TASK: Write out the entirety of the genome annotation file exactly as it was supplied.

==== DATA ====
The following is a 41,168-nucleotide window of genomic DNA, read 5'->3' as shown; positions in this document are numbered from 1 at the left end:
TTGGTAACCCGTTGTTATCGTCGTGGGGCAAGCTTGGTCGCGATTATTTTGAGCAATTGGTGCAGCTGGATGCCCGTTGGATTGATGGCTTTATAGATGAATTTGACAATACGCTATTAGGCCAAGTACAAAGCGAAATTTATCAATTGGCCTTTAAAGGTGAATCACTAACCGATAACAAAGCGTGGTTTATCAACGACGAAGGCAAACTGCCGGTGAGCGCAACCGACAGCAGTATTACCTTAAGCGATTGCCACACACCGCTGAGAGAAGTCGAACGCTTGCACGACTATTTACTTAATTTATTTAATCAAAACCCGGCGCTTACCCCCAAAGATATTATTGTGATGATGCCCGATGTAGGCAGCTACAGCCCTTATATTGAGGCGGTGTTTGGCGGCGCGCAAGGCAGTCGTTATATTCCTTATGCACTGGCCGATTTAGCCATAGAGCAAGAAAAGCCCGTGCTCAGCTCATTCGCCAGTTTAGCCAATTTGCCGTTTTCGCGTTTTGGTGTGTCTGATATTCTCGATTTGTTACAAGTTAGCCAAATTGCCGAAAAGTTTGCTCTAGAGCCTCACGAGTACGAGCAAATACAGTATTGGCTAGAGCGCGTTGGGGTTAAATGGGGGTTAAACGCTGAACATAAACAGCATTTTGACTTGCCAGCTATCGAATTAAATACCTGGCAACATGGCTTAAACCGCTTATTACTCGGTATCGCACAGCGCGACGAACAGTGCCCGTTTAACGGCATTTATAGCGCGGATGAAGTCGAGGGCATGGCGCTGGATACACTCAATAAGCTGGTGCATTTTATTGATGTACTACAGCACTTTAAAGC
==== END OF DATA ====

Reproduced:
The following is a 41,168-nucleotide window of genomic DNA, read 5'->3' as shown; positions in this document are numbered from 1 at the left end:
TTGGTAACCCGTTGTTATCGTCGTGGGGCAAGCTTGGTCGCGATTATTTTGAGCAATTGGTGCAGCTGGATGCCCGTTGGATTGATGGCTTTATAGATGAATTTGACAATACGCTATTAGGCCAAGTACAAAGCGAAATTTATCAATTGGCCTTTAAAGGTGAATCACTAACCGATAACAAAGCGTGGTTTATCAACGACGAAGGCAAACTGCCGGTGAGCGCAACCGACAGCAGTATTACCTTAAGCGATTGCCACACACCGCTGAGAGAAGTCGAACGCTTGCACGACTATTTACTTAATTTATTTAATCAAAACCCGGCGCTTACCCCCAAAGATATTATTGTGATGATGCCCGATGTAGGCAGCTACAGCCCTTATATTGAGGCGGTGTTTGGCGGCGCGCAAGGCAGTCGTTATATTCCTTATGCACTGGCCGATTTAGCCATAGAGCAAGAAAAGCCCGTGCTCAGCTCATTCGCCAGTTTAGCCAATTTGCCGTTTTCGCGTTTTGGTGTGTCTGATATTCTCGATTTGTTACAAGTTAGCCAAATTGCCGAAAAGTTTGCTCTAGAGCCTCACGAGTACGAGCAAATACAGTATTGGCTAGAGCGCGTTGGGGTTAAATGGGGGTTAAACGCTGAACATAAACAGCATTTTGACTTGCCAGCTATCGAATTAAATACCTGGCAACATGGCTTAAACCGCTTATTACTCGGTATCGCACAGCGCGACGAACAGTGCCCGTTTAACGGCATTTATAGCGCGGATGAAGTCGAGGGCATGGCGCTGGATACACTCAATAAGCTGGTGCATTTTATTGATGTACTACAGCACTTTAAAGC